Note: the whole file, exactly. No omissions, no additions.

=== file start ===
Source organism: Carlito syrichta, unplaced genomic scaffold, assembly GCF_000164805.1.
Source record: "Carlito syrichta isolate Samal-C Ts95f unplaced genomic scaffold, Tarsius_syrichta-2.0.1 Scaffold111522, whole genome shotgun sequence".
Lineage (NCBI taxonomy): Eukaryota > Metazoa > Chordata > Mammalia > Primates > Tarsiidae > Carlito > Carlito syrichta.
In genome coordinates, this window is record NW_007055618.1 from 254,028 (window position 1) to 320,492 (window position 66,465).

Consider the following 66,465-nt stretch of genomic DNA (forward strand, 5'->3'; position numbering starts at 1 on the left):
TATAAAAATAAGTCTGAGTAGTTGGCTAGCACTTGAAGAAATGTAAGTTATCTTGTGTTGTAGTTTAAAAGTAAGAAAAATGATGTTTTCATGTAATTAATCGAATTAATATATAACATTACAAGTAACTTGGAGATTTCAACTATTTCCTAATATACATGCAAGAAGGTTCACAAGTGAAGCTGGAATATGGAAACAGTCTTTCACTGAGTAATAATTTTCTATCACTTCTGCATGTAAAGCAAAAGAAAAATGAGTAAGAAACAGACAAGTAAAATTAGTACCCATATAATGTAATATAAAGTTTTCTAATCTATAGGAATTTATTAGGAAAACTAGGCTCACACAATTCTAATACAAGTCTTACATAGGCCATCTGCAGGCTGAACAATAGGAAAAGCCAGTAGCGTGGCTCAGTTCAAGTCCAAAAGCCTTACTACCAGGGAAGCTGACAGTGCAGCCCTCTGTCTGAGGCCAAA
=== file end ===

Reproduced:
Source organism: Carlito syrichta, unplaced genomic scaffold, assembly GCF_000164805.1.
Source record: "Carlito syrichta isolate Samal-C Ts95f unplaced genomic scaffold, Tarsius_syrichta-2.0.1 Scaffold111522, whole genome shotgun sequence".
Lineage (NCBI taxonomy): Eukaryota > Metazoa > Chordata > Mammalia > Primates > Tarsiidae > Carlito > Carlito syrichta.
In genome coordinates, this window is record NW_007055618.1 from 254,028 (window position 1) to 320,492 (window position 66,465).

Consider the following 66,465-nt stretch of genomic DNA (forward strand, 5'->3'; position numbering starts at 1 on the left):
TATAAAAATAAGTCTGAGTAGTTGGCTAGCACTTGAAGAAATGTAAGTTATCTTGTGTTGTAGTTTAAAAGTAAGAAAAATGATGTTTTCATGTAATTAATCGAATTAATATATAACATTACAAGTAACTTGGAGATTTCAACTATTTCCTAATATACATGCAAGAAGGTTCACAAGTGAAGCTGGAATATGGAAACAGTCTTTCACTGAGTAATAATTTTCTATCACTTCTGCATGTAAAGCAAAAGAAAAATGAGTAAGAAACAGACAAGTAAAATTAGTACCCATATAATGTAATATAAAGTTTTCTAATCTATAGGAATTTATTAGGAAAACTAGGCTCACACAATTCTAATACAAGTCTTACATAGGCCATCTGCAGGCTGAACAATAGGAAAAGCCAGTAGCGTGGCTCAGTTCAAGTCCAAAAGCCTTACTACCAGGGAAGCTGACAGTGCAGCCCTCTGTCTGAGGCCAAA